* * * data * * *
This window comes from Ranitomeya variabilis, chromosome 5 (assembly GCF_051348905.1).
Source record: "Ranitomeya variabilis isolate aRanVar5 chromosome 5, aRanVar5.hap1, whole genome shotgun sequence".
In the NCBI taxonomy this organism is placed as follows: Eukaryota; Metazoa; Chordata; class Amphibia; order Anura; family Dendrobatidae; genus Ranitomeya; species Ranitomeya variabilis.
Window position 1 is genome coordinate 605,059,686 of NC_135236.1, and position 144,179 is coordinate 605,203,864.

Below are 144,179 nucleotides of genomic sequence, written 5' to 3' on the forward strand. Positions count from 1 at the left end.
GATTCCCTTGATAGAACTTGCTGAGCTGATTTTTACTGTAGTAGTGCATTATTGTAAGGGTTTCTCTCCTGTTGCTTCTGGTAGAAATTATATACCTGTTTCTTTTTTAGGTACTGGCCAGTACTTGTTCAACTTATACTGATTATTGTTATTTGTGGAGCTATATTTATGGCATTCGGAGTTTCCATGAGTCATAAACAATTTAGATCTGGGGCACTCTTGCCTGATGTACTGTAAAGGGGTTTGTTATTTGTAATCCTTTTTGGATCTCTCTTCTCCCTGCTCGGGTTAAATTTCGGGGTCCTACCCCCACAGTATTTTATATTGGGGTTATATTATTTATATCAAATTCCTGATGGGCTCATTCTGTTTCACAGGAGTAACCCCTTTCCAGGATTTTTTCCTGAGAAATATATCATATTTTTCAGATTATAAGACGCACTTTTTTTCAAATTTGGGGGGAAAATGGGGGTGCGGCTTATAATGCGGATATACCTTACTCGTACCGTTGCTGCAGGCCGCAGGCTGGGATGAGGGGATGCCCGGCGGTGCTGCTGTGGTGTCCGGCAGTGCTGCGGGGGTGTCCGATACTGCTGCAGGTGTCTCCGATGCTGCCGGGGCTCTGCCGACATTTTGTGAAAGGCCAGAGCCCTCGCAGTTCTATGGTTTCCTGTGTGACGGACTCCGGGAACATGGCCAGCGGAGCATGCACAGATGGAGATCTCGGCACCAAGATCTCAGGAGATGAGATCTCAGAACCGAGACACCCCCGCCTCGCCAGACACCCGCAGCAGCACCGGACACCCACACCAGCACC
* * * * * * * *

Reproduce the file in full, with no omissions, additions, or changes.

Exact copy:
This window comes from Ranitomeya variabilis, chromosome 5 (assembly GCF_051348905.1).
Source record: "Ranitomeya variabilis isolate aRanVar5 chromosome 5, aRanVar5.hap1, whole genome shotgun sequence".
In the NCBI taxonomy this organism is placed as follows: Eukaryota; Metazoa; Chordata; class Amphibia; order Anura; family Dendrobatidae; genus Ranitomeya; species Ranitomeya variabilis.
Window position 1 is genome coordinate 605,059,686 of NC_135236.1, and position 144,179 is coordinate 605,203,864.

Below are 144,179 nucleotides of genomic sequence, written 5' to 3' on the forward strand. Positions count from 1 at the left end.
GATTCCCTTGATAGAACTTGCTGAGCTGATTTTTACTGTAGTAGTGCATTATTGTAAGGGTTTCTCTCCTGTTGCTTCTGGTAGAAATTATATACCTGTTTCTTTTTTAGGTACTGGCCAGTACTTGTTCAACTTATACTGATTATTGTTATTTGTGGAGCTATATTTATGGCATTCGGAGTTTCCATGAGTCATAAACAATTTAGATCTGGGGCACTCTTGCCTGATGTACTGTAAAGGGGTTTGTTATTTGTAATCCTTTTTGGATCTCTCTTCTCCCTGCTCGGGTTAAATTTCGGGGTCCTACCCCCACAGTATTTTATATTGGGGTTATATTATTTATATCAAATTCCTGATGGGCTCATTCTGTTTCACAGGAGTAACCCCTTTCCAGGATTTTTTCCTGAGAAATATATCATATTTTTCAGATTATAAGACGCACTTTTTTTCAAATTTGGGGGGAAAATGGGGGTGCGGCTTATAATGCGGATATACCTTACTCGTACCGTTGCTGCAGGCCGCAGGCTGGGATGAGGGGATGCCCGGCGGTGCTGCTGTGGTGTCCGGCAGTGCTGCGGGGGTGTCCGATACTGCTGCAGGTGTCTCCGATGCTGCCGGGGCTCTGCCGACATTTTGTGAAAGGCCAGAGCCCTCGCAGTTCTATGGTTTCCTGTGTGACGGACTCCGGGAACATGGCCAGCGGAGCATGCACAGATGGAGATCTCGGCACCAAGATCTCAGGAGATGAGATCTCAGAACCGAGACACCCCCGCCTCGCCAGACACCCGCAGCAGCACCGGACACCCACACCAGCACC